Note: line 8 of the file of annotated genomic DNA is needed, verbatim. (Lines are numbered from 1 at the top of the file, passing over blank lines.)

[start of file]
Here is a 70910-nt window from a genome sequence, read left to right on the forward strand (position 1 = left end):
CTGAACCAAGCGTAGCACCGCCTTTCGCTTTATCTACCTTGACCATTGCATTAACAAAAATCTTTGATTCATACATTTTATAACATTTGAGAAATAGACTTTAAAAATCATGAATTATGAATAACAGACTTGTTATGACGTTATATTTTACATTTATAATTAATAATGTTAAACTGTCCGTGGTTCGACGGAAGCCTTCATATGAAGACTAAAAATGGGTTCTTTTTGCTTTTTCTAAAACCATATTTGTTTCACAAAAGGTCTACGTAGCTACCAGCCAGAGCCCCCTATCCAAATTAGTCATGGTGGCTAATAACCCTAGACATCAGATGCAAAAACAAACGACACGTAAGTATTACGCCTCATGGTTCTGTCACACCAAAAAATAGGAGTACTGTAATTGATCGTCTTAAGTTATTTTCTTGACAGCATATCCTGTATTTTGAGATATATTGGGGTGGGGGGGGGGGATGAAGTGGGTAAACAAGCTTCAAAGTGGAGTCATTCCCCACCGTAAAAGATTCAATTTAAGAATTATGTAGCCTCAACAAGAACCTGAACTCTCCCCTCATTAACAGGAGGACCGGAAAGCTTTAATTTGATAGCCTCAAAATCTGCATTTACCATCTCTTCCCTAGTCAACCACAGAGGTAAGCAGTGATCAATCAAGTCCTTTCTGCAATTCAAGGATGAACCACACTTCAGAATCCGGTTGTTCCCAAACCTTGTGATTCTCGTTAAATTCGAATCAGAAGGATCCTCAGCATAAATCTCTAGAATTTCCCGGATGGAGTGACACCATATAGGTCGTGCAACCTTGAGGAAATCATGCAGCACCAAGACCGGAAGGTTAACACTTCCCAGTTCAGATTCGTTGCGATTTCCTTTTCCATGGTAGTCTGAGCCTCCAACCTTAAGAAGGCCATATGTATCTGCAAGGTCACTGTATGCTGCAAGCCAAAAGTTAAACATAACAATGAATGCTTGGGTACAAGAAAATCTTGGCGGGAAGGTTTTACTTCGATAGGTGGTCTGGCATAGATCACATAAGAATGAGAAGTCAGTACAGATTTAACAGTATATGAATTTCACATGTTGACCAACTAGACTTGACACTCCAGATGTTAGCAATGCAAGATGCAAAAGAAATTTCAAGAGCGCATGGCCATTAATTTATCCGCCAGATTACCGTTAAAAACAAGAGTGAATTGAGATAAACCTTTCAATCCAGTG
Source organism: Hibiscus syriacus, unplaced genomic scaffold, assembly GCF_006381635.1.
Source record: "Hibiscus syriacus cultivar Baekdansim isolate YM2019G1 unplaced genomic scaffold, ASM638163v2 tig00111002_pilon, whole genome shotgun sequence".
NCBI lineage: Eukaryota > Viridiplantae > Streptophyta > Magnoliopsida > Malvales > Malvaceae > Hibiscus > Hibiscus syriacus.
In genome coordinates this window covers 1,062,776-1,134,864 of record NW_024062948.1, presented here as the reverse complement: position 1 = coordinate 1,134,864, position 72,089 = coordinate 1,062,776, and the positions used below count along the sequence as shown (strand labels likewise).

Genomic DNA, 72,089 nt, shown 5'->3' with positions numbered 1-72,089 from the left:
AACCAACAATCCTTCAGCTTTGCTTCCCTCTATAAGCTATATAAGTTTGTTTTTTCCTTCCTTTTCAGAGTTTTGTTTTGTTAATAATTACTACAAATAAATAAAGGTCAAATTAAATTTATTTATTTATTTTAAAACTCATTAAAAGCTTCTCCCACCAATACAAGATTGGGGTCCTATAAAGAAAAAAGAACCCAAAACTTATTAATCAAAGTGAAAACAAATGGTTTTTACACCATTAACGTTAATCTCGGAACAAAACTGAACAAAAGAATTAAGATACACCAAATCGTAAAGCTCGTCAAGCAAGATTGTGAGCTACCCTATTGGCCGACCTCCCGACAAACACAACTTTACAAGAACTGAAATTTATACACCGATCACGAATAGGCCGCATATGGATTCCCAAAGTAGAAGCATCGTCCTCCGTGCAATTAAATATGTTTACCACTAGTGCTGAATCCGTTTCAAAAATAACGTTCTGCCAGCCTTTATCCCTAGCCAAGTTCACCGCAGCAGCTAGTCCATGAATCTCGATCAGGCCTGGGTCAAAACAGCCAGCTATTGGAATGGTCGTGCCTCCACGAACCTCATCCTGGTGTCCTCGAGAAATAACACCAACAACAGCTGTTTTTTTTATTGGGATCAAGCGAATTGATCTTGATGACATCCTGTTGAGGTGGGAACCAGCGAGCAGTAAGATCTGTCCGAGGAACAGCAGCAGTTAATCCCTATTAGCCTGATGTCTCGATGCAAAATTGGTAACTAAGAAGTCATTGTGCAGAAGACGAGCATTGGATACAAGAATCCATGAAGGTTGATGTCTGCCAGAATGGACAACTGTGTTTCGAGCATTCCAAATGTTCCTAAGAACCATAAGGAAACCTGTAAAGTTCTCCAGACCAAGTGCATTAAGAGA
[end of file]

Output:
AACCAACAATCCTTCAGCTTTGCTTCCCTCTATAAGCTATATAAGTTTGTTTTTTCCTTCCTTTTCAGAGTTTTGTTTTGTTAATAATTACTACAAATAAATAAAGGTCAAATTAAATTTATTTATTTATTTTAAAACTCATTAAAAGCTTCTCCCACCAATACAAGATTGGGGTCCTATAAAGAAAAAAGAACCCAAAACTTATTAATCAAAGTGAAAACAAATGGTTTTTACACCATTAACGTTAATCTCGGAACAAAACTGAACAAAAGAATTAAGATACACCAAATCGTAAAGCTCGTCAAGCAAGATTGTGAGCTACCCTATTGGCCGACCTCCCGACAAACACAACTTTACAAGAACTGAAATTTATACACCGATCACGAATAGGCCGCATATGGATTCCCAAAGTAGAAGCATCGTCCTCCGTGCAATTAAATATGTTTACCACTAGTGCTGAATCCGTTTCAAAAATAACGTTCTGCCAGCCTTTATCCCTAGCCAAGTTCACCGCAGCAGCTAGTCCATGAATCTCGATCAGGCCTGGGTCAAAACAGCCAGCTATTGGAATGGTCGTGCCTCCACGAACCTCATCCTGGTGTCCTCGAGAAATAACACCAACAACAGCTGTTTTTTTTATTGGGATCAAGCGAATTGATCTTGATGACATCCTGTTGAGGTGGGAACCAGCGAGCAGTAAGATCTGTCCGAGGAACAGCAGCAGTTAATCCCTATTAGCCTGATGTCTCGATGCAAAATTGGTAACTAAGAAGTCATTGTGCAGAAGACGAGCATTGGATACAAGAATCCATGAAGGTTGATGTCTGCCAGAATGGACAACTGTGTTTCGAGCATTCCAAATGTTCCTAAGAACCATAAGGAAACCTGTAAAGTTCTCCAGACCAAGTGCATTAAGAGA